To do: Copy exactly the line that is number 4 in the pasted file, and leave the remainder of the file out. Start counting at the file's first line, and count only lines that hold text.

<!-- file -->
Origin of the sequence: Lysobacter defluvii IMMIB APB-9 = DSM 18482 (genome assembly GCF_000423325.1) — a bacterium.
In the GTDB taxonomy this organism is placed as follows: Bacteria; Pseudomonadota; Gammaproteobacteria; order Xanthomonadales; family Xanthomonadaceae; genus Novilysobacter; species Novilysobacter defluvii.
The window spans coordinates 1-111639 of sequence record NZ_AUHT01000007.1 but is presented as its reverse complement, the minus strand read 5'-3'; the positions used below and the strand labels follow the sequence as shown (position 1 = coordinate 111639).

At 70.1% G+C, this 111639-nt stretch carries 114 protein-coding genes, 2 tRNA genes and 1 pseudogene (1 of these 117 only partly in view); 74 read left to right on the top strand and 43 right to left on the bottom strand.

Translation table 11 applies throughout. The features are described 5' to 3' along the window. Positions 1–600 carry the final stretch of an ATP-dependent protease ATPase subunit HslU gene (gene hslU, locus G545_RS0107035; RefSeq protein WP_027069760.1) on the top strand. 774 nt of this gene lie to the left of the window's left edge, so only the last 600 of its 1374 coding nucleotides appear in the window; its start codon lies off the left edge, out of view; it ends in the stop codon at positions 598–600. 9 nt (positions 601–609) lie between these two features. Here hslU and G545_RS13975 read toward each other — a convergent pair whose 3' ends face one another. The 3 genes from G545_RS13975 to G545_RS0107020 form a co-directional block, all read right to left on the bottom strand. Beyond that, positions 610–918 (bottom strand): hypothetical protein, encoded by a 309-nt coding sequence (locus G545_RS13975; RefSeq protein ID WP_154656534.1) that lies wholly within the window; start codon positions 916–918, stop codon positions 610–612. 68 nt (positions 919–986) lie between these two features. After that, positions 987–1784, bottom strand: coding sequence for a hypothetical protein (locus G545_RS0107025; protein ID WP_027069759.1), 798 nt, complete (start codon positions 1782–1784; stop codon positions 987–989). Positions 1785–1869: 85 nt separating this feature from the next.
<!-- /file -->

At 70.1% G+C, this 111639-nt stretch carries 114 protein-coding genes, 2 tRNA genes and 1 pseudogene (1 of these 117 only partly in view); 74 read left to right on the top strand and 43 right to left on the bottom strand.